Guest writer TACE DORRIS gives her first hand account of working in the haunted Linlithgow Palace in West Lothian
In 2006 I was hired as Historic Scotland’s first ‘Roving Steward’. This meant I was able to work at many of the Historic sites across Scotland’s central belt.
I worked at sites like Blackness Castle, Cairnpapple Hill and Craignethan Castle. I did most of my training at Linlithgow Palace near Edinburgh.
Everyone knows the story of the Queen Margaret’s Bower, where she waited for the return of James the IV after the Battle Of Flodden in 1513.
James died on the battlefield and it is said Margaret can often be seen waiting at the window for her fallen love. To stand in the bower and look over the Loch through the very same windows is moving but I never once experienced any ghostly sightings or unusual feelings in the tower.
Was working in Linlithgow Palace creepy?
Many thought my job was ‘creepy’ having to lock up such places, on my own, at night.
I guess I was right for the job because while I had a normal reaction to the atmosphere, I’d never experienced anything paranormal till late one summer evening at Linlithgow Palace.
Haunting at Linlithgow Palace
A normal day had passed with hundreds of tourists visiting the Palace and grounds.
Four staff were on that day, including myself. We cashed-up, locked the main doors and set the lights down.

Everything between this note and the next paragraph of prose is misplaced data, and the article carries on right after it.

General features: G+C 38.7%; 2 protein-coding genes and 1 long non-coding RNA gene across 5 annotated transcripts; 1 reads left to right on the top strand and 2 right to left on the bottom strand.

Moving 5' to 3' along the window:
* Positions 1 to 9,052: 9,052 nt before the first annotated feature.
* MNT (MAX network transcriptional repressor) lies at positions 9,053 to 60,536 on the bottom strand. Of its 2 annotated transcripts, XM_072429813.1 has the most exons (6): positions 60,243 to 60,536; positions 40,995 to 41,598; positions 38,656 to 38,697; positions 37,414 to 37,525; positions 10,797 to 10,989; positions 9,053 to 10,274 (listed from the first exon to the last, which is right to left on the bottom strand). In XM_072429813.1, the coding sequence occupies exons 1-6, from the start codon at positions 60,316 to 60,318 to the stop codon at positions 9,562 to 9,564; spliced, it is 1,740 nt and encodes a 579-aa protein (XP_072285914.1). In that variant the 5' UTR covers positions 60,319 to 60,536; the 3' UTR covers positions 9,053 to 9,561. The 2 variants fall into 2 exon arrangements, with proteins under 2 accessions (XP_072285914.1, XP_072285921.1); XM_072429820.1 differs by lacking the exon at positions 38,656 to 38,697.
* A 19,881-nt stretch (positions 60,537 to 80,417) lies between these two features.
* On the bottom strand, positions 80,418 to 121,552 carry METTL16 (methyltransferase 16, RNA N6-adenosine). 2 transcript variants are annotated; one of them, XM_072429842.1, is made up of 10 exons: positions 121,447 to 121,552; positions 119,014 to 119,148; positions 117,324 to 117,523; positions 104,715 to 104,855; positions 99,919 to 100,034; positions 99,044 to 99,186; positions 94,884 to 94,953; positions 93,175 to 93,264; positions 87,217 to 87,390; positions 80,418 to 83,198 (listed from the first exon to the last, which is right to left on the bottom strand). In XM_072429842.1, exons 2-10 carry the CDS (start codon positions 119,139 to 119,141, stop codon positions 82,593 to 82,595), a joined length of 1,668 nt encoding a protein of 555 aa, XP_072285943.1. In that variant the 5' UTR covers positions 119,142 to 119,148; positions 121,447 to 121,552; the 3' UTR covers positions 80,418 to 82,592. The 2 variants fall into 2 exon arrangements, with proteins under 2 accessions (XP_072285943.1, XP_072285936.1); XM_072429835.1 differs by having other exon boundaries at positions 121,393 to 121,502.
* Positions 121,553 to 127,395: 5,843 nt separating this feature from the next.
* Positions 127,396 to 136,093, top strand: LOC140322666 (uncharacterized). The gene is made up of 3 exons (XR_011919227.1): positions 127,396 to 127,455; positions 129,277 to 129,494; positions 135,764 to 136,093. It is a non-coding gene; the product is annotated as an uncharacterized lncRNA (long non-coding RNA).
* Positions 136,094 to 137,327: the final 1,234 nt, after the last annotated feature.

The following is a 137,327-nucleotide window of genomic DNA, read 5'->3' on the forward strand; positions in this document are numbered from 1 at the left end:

I forgot I’d left a bag in the storage room (old cellar) and dashed into it while my colleagues waited for me.
We usually left by the secondary door to the south via the old bakery room.
To access that we had to walk the corridors that surround the central courtyard.
The corridor is framed on the courtyard side by stone arch windows.
My workmates were walking a few feet in front of me, chattering away, as I rushed to join them. As I passed the first arch, I caught a glimpse of a full figure moving across the courtyard from East to West past the fountain.
Ghostly figure ‘not transparent but a dense grey/blue’
The figure was not transparent but a dense grey/blue. She had on a long dress with a protruding bustle at the back and her hair was up off her shoulders. Her hands were clasped in front of her drowned in large sleeves. I never saw her from the knee down. I felt an air of serenity seeing her. I thought, ‘Did we forget someone?’.
In the seconds it took for me to move past the next arch, the central column blocked my view and I became conscious of the form not being a live human being or the right colour.
The hairs all over bristled and as I was about to call my colleagues a little in front of me when I caught another glimpse as she moved towards the (now) main door. Then she vanished. I couldn’t believe it. I must have been very pale or confused as a colleague asked, “are you okay?” To which I replied the usual line in these circumstances, “I think I’ve just seen a ghost!”.
Royal figures haunted the palace
I researched after and found that both Margaret Tudor and Mary of Guise are both said to haunt the Palace.
Mary of Guise did not want to remain at the Palace after James V’s death.
The ‘Rough-Wooing’ years had started and rumour had it that Henry VIII even planned to make the widowed Mary his sixth wife.
She remained for a year after the King’s death then moved to Stirling Castle with the child who was to become, Mary, Queen of Scotland and France.